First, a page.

In vitro and in vivo studies of factors affecting digestion of feeds in synthetic fiber bags.

M. T. Marinucci, B. A. Dehority, Steven Loerch

Research output: Contribution to journalArticle

31 Citations (Scopus)

Abstract

Dry matter disappearance (DMD) and cellulose disappearance (CD) from alfalfa hay were measured simultaneously in synthetic fiber bags incubated in vitro. In general, DMD, CD, and pH were reduced (P less than .05) inside the bags compared with values in the fermentation flasks. Bags became fully expanded with gas soon after the fermentation started, which seemed to inhibit fluid movement into and out of the bag. By creating a vacuum in the flask, fluid exchange was enhanced, and DMD, CD, and pH increased (P less than .01) inside the bags. Sample size, type of fabric, and fabric pore size affected pH, DMD, and CD. Inoculum source (forage or concentrate diet) did not affect DMD in either bags or flasks. In contrast, DMD in bags incubated in vivo was affected (P less than .01) by animal diet. When bags were incubated in vivo inside a rigid plastic container, both pH and DMD were reduced (P less than .01) compared with bags suspended freely in the rumen. Direct physical action of ruminal contents on the bags apparently enhanced exchange of fluid. Bacterial concentrations in bags suspended freely in the rumen were greater than those in bags incubated inside containers. Synthetic fiber bags may be useful in comparing digestibility between diets; however, caution is needed in evaluating such data in absolute terms.

Original languageEnglish (US)
Pages (from-to)296-307
Number of pages12
JournalJournal of Animal Science
Volume70
Issue number1
DOIs
StatePublished - Jan 1 1992

Fingerprint

synthetic fibers
in vivo studies
Cellulose
bags
Digestion
digestion
Rumen
Diet
Fermentation
Medicago sativa
Vacuum
cellulose
Sample Size
Plastics
Gases
In Vitro Techniques
containers
rumen
fermentation
diet

All Science Journal Classification (ASJC) codes

  • Food Science
  • Animal Science and Zoology
  • Genetics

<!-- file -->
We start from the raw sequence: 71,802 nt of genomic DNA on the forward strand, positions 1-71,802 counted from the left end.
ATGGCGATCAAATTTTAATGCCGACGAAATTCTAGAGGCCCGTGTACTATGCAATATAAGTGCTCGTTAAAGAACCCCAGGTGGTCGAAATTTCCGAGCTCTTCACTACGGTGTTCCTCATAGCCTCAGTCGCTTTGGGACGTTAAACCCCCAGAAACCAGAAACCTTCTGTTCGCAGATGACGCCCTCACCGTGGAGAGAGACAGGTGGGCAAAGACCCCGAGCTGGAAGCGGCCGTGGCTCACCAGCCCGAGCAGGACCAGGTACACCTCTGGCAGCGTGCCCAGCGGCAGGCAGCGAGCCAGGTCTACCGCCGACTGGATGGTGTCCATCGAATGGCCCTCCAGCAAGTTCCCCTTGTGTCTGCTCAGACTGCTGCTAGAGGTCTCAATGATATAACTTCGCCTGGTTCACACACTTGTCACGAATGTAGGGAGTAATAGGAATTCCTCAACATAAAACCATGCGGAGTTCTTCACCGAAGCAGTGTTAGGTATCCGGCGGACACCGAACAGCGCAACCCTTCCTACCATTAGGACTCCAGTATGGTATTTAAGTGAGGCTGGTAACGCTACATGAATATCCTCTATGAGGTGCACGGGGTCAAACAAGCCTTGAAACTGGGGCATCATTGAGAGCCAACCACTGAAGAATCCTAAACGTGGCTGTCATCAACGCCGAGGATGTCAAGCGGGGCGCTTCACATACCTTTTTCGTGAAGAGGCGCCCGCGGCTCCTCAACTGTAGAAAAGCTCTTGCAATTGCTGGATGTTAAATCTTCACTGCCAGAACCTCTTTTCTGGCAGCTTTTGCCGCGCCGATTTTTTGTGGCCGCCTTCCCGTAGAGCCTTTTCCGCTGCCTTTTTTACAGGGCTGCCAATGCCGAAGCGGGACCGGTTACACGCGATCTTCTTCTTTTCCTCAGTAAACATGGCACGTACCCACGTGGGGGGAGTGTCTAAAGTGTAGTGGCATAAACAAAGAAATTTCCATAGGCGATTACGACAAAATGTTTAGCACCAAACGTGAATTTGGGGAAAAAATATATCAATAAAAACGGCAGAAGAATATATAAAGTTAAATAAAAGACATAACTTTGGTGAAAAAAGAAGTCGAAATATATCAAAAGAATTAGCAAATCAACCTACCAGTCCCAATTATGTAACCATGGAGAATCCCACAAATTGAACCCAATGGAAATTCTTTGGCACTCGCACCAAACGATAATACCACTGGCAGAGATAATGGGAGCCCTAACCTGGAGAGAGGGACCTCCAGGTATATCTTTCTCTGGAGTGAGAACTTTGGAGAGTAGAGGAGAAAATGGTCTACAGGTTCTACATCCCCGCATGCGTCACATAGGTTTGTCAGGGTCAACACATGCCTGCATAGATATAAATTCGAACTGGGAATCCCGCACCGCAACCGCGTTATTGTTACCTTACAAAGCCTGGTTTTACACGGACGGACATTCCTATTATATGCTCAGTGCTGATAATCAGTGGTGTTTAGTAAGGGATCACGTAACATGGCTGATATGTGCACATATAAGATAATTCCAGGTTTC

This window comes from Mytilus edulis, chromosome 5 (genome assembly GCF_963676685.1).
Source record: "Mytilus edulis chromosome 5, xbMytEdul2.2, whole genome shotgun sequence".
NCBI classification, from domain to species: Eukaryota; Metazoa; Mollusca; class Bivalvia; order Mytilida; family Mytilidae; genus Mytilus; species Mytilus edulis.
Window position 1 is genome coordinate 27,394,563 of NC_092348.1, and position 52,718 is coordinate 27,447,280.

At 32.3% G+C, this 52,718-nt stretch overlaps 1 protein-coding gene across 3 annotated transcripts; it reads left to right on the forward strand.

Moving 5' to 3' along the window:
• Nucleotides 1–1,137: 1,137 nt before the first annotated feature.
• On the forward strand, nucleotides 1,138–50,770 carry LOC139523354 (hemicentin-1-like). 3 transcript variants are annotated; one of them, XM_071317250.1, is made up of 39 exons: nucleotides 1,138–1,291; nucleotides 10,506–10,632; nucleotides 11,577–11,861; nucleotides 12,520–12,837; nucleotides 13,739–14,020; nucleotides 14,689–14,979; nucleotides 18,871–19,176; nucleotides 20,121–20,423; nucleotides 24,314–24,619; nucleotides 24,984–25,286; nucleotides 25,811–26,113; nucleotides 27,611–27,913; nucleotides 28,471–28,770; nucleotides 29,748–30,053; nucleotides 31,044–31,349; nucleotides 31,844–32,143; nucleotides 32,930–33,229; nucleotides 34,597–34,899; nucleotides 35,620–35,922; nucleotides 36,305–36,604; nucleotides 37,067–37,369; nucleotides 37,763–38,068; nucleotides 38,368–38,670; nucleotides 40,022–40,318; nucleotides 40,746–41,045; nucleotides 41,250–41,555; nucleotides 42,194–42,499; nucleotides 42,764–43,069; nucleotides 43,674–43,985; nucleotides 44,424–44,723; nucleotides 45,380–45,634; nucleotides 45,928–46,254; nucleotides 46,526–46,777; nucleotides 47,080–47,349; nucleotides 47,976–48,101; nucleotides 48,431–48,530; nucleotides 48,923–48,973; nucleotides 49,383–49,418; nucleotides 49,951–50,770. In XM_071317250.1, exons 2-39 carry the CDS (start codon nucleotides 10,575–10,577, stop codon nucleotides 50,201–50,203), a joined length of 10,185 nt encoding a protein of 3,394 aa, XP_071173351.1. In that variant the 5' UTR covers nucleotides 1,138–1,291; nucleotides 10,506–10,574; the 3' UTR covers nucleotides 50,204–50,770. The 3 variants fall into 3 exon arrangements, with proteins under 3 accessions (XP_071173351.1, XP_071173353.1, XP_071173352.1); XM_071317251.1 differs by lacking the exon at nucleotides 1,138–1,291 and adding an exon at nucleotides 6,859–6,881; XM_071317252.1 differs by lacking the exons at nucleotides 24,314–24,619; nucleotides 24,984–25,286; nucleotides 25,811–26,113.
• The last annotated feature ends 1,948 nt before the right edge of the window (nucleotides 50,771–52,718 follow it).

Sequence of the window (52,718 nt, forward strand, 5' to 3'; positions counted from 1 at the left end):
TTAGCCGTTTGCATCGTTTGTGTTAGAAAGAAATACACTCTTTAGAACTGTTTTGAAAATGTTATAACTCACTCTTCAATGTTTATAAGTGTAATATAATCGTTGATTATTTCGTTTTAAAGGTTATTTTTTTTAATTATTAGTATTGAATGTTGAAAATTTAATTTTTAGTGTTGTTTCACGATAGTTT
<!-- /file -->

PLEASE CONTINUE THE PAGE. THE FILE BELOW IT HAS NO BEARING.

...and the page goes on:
Cite this

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title = "In vitro and in vivo studies of factors affecting digestion of feeds in synthetic fiber bags.",
abstract = "Dry matter disappearance (DMD) and cellulose disappearance (CD) from alfalfa hay were measured simultaneously in synthetic fiber bags incubated in vitro. In general, DMD, CD, and pH were reduced (P less than .05) inside the bags compared with values in the fermentation flasks. Bags became fully expanded with gas soon after the fermentation started, which seemed to inhibit fluid movement into and out of the bag. By creating a vacuum in the flask, fluid exchange was enhanced, and DMD, CD, and pH increased (P less than .01) inside the bags. Sample size, type of fabric, and fabric pore size affected pH, DMD, and CD. Inoculum source (forage or concentrate diet) did not affect DMD in either bags or flasks. In contrast, DMD in bags incubated in vivo was affected (P less than .01) by animal diet. When bags were incubated in vivo inside a rigid plastic container, both pH and DMD were reduced (P less than .01) compared with bags suspended freely in the rumen. Direct physical action of ruminal contents on the bags apparently enhanced exchange of fluid. Bacterial concentrations in bags suspended freely in the rumen were greater than those in bags incubated inside containers. Synthetic fiber bags may be useful in comparing digestibility between diets; however, caution is needed in evaluating such data in absolute terms.",
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In vitro and in vivo studies of factors affecting digestion of feeds in synthetic fiber bags. / Marinucci, M. T.; Dehority, B. A.; Loerch, Steven.

In: Journal of Animal Science, Vol. 70, No. 1, 01.01.1992, p. 296-307.

Research output: Contribution to journalArticle

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